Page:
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Sailed a small (23') French cat the other day, for the first time. I understand the attraction: it was fast, pointed at least reasonably well (35 or better AWA, no instruments so I couldn't tell exactly but we were sheeted in tight). Cockpit was massive, easily as much room as a 40' boat. If anything too wide - the traveler was nutty, like 7' or more, I had to get up to release the other line to move the car.

Took a little getting used to the lack of momentum through tacks, I definitely failed a few.

Tried my darndest to get a hull up, no dice (not enough wind). Not sure that would have been a good idea.

I missed the "feel" of a mono reacting to every change in the wind. But I understand the appeal.
 

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I am writing the ASA 214 exam next week, so I have been collecting web sites
Catamaran Vs Monohull
Multihulls vs. Monohulls | Advantages | Catamarans & Trimarans | West Coast Multihulls
Marine Scene Limited
If others have more - bring them on.
Jack
these are all pretty biased views written from the point of cat-lovers... ;)
there was one thing in all of them:
"if a cat capsizes, it stays afloat turtled - a mono sinks within 30 seconds..."
where does that BS come from?
that is just plain bollocks! why should a mono sink the time it capsizes?
it might loose its rig, but it will right itself again in no matter of time...
read this:
Dudley Dix Yacht Design: Our Cape to Rio Race Wrap-up
and this maybe:
Dudley Dix Yacht Design: Some Thoughts on Capsize in the Atlantic

so the question is rather:
are you willing to stay in an overturned boat for days and await rescue, or are you rather prefer an upright boat and wait there for rescue if you desire or simply keep on going? :p

and that is exactly the point why i prefer monos with all their disadvantages if i go for long term, ocean crossing cruises...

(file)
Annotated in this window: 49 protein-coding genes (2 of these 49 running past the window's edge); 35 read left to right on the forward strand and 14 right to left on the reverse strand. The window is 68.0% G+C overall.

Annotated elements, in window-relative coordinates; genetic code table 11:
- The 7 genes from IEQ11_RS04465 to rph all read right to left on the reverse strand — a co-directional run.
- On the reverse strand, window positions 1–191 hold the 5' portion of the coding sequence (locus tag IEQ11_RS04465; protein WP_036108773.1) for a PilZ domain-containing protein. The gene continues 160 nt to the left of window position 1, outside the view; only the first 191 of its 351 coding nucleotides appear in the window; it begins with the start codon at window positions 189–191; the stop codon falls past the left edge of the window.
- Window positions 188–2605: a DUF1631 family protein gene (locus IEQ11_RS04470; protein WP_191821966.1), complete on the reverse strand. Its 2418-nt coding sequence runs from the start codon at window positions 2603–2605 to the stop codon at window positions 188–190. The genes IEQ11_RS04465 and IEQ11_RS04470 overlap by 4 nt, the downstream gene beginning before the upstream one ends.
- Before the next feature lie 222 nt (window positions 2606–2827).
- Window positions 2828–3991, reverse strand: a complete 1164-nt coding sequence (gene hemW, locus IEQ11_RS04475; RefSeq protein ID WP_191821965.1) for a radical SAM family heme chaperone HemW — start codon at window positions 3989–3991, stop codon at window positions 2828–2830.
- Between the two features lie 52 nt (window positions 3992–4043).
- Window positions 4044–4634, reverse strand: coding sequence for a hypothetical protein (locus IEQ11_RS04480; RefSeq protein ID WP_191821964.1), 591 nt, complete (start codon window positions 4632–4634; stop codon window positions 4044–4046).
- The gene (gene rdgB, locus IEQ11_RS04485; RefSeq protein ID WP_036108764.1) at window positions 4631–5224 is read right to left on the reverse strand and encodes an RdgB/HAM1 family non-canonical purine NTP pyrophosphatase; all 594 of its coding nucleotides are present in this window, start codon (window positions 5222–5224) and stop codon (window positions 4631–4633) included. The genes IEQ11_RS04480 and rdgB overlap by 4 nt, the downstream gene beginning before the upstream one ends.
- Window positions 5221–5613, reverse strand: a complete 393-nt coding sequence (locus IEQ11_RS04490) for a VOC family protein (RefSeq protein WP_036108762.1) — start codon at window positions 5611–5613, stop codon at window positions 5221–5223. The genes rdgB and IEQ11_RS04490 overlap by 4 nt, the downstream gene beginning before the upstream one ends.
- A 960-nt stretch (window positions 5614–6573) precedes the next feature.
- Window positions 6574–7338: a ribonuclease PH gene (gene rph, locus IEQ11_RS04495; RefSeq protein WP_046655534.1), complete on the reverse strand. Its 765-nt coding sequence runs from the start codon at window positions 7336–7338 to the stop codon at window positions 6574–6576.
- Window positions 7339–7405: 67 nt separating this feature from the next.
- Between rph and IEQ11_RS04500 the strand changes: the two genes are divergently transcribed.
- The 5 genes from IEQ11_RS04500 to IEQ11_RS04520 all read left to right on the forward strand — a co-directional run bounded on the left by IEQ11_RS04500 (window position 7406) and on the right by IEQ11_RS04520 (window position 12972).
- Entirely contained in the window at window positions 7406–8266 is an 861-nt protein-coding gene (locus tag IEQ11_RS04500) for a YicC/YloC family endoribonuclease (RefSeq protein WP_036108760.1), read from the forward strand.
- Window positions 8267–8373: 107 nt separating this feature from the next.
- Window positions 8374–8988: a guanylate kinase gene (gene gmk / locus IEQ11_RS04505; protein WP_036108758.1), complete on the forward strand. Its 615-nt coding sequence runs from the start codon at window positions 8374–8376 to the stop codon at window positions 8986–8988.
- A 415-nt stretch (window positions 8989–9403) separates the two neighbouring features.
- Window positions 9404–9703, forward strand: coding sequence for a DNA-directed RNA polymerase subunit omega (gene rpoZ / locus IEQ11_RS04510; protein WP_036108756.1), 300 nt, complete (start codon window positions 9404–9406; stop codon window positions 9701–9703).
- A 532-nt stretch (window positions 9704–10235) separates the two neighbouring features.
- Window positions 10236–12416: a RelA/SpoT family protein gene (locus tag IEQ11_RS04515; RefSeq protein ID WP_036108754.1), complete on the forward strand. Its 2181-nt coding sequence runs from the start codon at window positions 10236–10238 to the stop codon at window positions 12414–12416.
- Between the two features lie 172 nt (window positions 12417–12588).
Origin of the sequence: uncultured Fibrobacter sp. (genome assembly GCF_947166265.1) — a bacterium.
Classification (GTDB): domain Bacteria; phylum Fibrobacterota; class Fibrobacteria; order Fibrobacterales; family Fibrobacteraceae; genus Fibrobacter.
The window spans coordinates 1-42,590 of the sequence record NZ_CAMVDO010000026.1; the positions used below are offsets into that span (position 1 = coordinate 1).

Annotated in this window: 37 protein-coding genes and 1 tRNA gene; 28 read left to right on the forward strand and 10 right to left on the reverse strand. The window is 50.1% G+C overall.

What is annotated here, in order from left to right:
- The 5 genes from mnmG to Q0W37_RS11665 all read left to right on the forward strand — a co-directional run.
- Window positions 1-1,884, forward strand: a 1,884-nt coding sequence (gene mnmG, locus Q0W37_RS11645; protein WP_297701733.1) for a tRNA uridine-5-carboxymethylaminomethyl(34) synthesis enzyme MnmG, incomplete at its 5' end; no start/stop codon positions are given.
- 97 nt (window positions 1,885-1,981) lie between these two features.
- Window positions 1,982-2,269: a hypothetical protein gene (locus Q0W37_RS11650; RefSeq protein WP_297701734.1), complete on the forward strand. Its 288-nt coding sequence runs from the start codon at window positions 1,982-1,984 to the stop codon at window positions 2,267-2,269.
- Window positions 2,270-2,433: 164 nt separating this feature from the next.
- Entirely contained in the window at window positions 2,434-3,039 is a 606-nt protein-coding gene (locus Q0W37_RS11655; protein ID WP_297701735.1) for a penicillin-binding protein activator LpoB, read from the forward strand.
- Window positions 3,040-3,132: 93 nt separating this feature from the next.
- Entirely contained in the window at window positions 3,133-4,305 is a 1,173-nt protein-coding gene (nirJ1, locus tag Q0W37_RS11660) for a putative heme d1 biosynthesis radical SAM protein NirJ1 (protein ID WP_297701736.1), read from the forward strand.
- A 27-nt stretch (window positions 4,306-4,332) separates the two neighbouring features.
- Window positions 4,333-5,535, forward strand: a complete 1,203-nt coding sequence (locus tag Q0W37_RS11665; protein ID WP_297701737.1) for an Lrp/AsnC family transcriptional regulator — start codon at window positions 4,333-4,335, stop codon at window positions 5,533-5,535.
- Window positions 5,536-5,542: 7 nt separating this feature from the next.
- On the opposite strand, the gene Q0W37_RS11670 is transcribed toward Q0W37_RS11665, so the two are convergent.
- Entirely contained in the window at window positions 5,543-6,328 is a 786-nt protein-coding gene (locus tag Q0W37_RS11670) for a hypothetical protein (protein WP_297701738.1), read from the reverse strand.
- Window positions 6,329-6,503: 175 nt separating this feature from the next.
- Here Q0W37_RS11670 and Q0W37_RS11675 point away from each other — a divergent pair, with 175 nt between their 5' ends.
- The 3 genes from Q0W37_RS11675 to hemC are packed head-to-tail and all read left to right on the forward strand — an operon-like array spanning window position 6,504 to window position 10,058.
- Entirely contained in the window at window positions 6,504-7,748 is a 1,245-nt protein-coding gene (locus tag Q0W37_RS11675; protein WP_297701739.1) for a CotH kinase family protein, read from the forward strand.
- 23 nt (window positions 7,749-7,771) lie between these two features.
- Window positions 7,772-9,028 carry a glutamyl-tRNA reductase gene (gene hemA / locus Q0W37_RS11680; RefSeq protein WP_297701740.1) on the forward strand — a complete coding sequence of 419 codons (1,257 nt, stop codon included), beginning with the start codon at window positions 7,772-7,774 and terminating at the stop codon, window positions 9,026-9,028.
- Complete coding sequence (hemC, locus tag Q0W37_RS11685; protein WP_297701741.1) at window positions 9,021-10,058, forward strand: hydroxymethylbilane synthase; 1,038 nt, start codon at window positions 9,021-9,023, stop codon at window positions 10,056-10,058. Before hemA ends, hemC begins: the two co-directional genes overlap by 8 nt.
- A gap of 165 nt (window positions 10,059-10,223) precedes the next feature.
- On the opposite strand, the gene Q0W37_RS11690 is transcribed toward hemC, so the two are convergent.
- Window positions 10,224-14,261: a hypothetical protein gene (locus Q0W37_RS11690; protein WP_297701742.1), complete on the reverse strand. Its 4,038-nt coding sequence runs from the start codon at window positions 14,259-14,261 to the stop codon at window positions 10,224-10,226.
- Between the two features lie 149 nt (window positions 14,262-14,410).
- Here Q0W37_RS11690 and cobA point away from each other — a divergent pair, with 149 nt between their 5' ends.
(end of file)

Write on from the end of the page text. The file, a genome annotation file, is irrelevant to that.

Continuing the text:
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regarding speed...
lets have a look at the results of last years ARC in the cruising division:
we are going to compare elapsed time of boats with similar length (the elapsed time is bold and shows days/hrs:min:sec - the type of boat is in brackets):
monos:
56 Shine (Grand Soleil 56) GBR 10/08:26:37 80.10 47 A (finished 3rd on elapsed time and 47th on corrected)
61 Miss Malin (Hanse 575) SWE 10/15:11:30 38.00 16 A
49 Tashatoo III (Gunfleet 58) GBR 10/16:56:46 73.50 27 B
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123 Xirene (X-482) NED 11/14:48:22 24.67 6 D
multi:
64 Blue Ocean (Lagoon 560) POL 10/23:52:26 31.00 2 B (finished 2nd on elapsed time and on corrected)
57 Aurora (Catana 58) GBR 11/09:27:29 29.00 5 A
who was faster?
from http://www.worldcruising.com/content/S635232508049847195/ARC2013 Results Overall by Division 211213.pdf

i left the gunboat 62 which won the multihull division and the top two on elapsed time - an oyster 885 and an oyster 655 - of the mono out, because these type boats were just out of proportion... the x 482 is just there to show you how fast well sailed smaller monos can go... ;)
it just shows what another smart guy here already said: load a multi for cruising, sail it on a long ocean passage and their speed advantage comes down to naught! ;)
cruising multis are good for bay hopping and... nothing else! :p
 

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There are some facts and even more personal preferences that separate the two. From my perspective (mix of fact and subjective), a mono is simply more versatile overall. I say monos are more weather capable and will fit in more marinas. In fact, my marina has no cats, as there is no where one would fit. I suppose one could rent two slips and have them remove the finger pier between. Imagine how expensive that would be.

Cats are bigger and you often have the redundancy of two motors. Of course, there is plenty of kidding between mono drivers and cat drivers. From this mono owner, I sure see cats motor alot! One big advantage of a cat, beyond their roominess, is their shallow draft, so one could argue they will fit in more anchorages, if not marinas. Cat can theoretically sail faster for the same LWL, but flip one and you're done. A mono should right itself, albeit, without her rig intact and you're still in a world of hurt.